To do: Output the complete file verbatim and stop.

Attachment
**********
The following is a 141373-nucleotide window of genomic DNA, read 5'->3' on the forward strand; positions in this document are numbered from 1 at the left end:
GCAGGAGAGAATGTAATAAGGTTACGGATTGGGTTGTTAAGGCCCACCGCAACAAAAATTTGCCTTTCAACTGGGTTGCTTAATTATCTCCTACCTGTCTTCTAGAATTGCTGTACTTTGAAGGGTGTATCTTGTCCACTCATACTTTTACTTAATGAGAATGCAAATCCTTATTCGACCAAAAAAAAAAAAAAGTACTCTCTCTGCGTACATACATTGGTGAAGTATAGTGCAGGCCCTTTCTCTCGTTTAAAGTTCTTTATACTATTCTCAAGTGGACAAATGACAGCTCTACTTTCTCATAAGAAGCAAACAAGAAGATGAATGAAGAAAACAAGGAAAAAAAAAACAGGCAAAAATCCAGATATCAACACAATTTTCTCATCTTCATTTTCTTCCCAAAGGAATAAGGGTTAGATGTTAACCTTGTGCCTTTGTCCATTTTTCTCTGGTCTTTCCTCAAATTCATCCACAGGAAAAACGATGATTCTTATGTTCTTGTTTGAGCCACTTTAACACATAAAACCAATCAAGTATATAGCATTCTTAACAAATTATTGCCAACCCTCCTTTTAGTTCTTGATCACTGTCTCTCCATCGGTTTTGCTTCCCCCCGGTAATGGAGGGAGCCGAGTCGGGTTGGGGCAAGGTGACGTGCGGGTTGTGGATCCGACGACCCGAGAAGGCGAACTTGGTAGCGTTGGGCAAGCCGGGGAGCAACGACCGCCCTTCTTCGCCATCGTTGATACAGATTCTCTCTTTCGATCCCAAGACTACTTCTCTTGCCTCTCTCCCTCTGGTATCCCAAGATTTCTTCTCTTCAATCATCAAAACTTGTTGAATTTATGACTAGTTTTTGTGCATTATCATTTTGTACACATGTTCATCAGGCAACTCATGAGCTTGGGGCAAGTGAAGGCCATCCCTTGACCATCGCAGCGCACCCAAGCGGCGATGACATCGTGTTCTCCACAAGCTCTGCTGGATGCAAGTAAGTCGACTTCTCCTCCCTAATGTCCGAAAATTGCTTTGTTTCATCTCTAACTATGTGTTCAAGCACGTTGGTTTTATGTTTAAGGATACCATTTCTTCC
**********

The following is a 141373-nucleotide window of genomic DNA, read 5'->3' on the forward strand; positions in this document are numbered from 1 at the left end:
GCAGGAGAGAATGTAATAAGGTTACGGATTGGGTTGTTAAGGCCCACCGCAACAAAAATTTGCCTTTCAACTGGGTTGCTTAATTATCTCCTACCTGTCTTCTAGAATTGCTGTACTTTGAAGGGTGTATCTTGTCCACTCATACTTTTACTTAATGAGAATGCAAATCCTTATTCGACCAAAAAAAAAAAAAAGTACTCTCTCTGCGTACATACATTGGTGAAGTATAGTGCAGGCCCTTTCTCTCGTTTAAAGTTCTTTATACTATTCTCAAGTGGACAAATGACAGCTCTACTTTCTCATAAGAAGCAAACAAGAAGATGAATGAAGAAAACAAGGAAAAAAAAAACAGGCAAAAATCCAGATATCAACACAATTTTCTCATCTTCATTTTCTTCCCAAAGGAATAAGGGTTAGATGTTAACCTTGTGCCTTTGTCCATTTTTCTCTGGTCTTTCCTCAAATTCATCCACAGGAAAAACGATGATTCTTATGTTCTTGTTTGAGCCACTTTAACACATAAAACCAATCAAGTATATAGCATTCTTAACAAATTATTGCCAACCCTCCTTTTAGTTCTTGATCACTGTCTCTCCATCGGTTTTGCTTCCCCCCGGTAATGGAGGGAGCCGAGTCGGGTTGGGGCAAGGTGACGTGCGGGTTGTGGATCCGACGACCCGAGAAGGCGAACTTGGTAGCGTTGGGCAAGCCGGGGAGCAACGACCGCCCTTCTTCGCCATCGTTGATACAGATTCTCTCTTTCGATCCCAAGACTACTTCTCTTGCCTCTCTCCCTCTGGTATCCCAAGATTTCTTCTCTTCAATCATCAAAACTTGTTGAATTTATGACTAGTTTTTGTGCATTATCATTTTGTACACATGTTCATCAGGCAACTCATGAGCTTGGGGCAAGTGAAGGCCATCCCTTGACCATCGCAGCGCACCCAAGCGGCGATGACATCGTGTTCTCCACAAGCTCTGCTGGATGCAAGTAAGTCGACTTCTCCTCCCTAATGTCCGAAAATTGCTTTGTTTCATCTCTAACTATGTGTTCAAGCACGTTGGTTTTATGTTTAAGGATACCATTTCTTCC